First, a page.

Nagios single sign-on authentication with Active Directory

Do you wonder if it is possible to implement Active Directory based single sign-on for Nagios ? The answer is yes. Many sysadmins and users would be interested in an integrated environment, where the users are prompted for credentials only once during their initial logon.

 Key components in this context are Kerberos, LDAP, Active Directory, Apache web server with mod_auth_kerb module. So, where is the Nagios itself actually ? Just behind the webserver which provides authentication services. In other terms, all single sign-on integration is done at the webserver level, and you can easily use the recipe below for other similar systems:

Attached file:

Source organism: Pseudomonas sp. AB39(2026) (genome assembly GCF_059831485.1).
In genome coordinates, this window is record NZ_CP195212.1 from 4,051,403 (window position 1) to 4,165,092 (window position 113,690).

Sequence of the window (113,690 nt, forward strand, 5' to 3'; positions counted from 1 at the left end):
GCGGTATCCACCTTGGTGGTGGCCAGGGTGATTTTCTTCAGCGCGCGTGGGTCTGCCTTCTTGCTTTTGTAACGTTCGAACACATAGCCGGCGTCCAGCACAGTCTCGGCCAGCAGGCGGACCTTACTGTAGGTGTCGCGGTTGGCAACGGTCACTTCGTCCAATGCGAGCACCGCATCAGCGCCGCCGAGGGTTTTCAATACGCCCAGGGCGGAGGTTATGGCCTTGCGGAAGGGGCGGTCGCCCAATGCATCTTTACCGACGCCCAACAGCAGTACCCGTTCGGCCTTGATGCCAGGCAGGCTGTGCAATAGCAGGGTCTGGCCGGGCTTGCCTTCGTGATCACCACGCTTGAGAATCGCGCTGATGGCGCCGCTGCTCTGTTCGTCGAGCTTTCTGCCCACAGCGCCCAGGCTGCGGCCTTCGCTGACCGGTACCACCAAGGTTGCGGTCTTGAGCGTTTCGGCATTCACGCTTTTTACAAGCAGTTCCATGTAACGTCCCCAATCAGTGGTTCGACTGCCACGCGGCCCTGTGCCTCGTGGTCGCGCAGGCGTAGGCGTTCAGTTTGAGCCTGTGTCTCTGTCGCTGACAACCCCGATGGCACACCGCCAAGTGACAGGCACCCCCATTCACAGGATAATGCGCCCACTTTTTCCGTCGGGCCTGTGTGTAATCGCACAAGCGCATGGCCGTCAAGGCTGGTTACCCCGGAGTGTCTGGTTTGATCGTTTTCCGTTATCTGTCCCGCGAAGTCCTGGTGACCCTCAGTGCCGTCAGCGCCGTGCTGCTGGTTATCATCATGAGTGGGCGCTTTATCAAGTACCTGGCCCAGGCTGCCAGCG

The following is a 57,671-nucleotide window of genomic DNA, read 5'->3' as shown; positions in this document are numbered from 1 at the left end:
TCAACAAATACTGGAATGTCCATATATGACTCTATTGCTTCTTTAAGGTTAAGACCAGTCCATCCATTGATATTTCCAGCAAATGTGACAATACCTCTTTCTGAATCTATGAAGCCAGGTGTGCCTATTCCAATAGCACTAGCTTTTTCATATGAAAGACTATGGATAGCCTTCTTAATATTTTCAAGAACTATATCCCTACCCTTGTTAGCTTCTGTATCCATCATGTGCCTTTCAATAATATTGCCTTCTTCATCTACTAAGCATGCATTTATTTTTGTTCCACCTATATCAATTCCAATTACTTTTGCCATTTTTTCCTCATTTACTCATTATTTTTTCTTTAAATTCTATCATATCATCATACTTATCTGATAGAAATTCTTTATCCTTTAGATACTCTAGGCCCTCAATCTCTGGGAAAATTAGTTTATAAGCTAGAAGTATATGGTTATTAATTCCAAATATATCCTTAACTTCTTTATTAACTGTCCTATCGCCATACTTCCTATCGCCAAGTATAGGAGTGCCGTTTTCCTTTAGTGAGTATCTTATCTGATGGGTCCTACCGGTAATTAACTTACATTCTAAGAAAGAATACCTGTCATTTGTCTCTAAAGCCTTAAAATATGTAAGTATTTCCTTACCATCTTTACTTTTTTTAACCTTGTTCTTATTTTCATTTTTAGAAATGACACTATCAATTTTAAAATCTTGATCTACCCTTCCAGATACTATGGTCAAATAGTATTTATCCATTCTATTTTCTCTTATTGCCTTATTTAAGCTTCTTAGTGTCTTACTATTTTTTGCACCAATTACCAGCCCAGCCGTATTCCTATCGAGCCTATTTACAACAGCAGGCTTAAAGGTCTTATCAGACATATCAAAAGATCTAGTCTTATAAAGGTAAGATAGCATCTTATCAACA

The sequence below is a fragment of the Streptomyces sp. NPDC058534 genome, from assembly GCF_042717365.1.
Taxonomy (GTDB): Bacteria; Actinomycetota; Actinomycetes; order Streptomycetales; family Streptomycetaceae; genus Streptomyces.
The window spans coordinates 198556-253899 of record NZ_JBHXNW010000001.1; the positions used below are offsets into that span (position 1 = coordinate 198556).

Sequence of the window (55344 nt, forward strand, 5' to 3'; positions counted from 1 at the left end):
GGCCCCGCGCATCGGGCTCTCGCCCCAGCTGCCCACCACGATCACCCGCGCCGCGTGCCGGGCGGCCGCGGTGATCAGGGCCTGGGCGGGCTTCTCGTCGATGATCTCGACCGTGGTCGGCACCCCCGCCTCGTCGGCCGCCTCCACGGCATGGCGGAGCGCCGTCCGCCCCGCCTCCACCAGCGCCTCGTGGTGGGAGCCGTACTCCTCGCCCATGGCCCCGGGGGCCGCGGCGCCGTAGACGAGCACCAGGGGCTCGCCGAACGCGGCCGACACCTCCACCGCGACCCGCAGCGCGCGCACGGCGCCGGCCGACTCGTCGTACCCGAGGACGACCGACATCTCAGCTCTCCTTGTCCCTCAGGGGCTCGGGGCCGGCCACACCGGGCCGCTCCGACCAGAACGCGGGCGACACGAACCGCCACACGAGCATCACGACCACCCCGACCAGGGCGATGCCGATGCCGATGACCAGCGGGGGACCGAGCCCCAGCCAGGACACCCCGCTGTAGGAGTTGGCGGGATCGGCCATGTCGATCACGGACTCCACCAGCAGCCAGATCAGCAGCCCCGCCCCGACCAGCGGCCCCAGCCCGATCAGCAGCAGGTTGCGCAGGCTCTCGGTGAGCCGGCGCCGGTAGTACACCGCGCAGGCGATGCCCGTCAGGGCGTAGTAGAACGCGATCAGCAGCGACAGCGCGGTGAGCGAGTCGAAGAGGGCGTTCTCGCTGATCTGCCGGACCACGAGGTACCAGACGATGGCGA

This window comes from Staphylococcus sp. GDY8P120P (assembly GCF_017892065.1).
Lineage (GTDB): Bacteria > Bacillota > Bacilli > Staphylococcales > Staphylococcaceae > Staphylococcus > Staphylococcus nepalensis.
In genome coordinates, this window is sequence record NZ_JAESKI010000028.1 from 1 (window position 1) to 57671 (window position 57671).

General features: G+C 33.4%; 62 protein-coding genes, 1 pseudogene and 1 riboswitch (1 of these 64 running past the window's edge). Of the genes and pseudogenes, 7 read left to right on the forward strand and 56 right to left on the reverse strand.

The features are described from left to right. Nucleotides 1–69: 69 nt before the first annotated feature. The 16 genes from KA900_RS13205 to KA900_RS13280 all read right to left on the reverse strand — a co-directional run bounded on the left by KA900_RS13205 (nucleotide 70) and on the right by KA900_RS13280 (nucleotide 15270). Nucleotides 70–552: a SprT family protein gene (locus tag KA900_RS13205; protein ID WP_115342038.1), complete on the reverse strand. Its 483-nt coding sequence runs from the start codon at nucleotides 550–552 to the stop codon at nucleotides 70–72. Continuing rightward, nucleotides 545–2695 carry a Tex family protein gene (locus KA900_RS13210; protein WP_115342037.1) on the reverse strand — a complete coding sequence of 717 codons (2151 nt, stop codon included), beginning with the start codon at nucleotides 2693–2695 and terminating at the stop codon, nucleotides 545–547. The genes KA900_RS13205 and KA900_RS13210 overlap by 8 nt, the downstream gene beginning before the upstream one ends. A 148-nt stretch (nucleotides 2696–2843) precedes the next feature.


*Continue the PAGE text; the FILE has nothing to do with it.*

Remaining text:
Where  

Apache webserver

Make sure that you have an up-to-date Kerberos implementation. Recent versions have many relevant bug fixes in comparison to earlier ones. Experiments with Kerberos V 1.5-6 or 1.5-23 on Fedora 6 were not successful. However, upgrading to version 1.6.3 solved my problems at the webserver side.

Apache webserver

Install httpd-devel package as the installation of mod_auth_kerb depends on tools from it (for Fedora):

yum install httpd-devel

Download and install the latest version of mod_auth_kerb. Remember to turn off Kerberos 4 as Active Directory has no support for it:

./configure --with-krb4=no --with-krb5=/usr/kerberos

make

make install

Append the line below to the Apache configuration file (The default location is /etc/httpd/conf/httpd.conf):

LoadModule auth_kerb_module modules/mod_auth_kerb.so

Apache webserver

 Configure the Kerberos configuration file (/etc/krb5.conf) for Active Directory interaction (a minimal one!):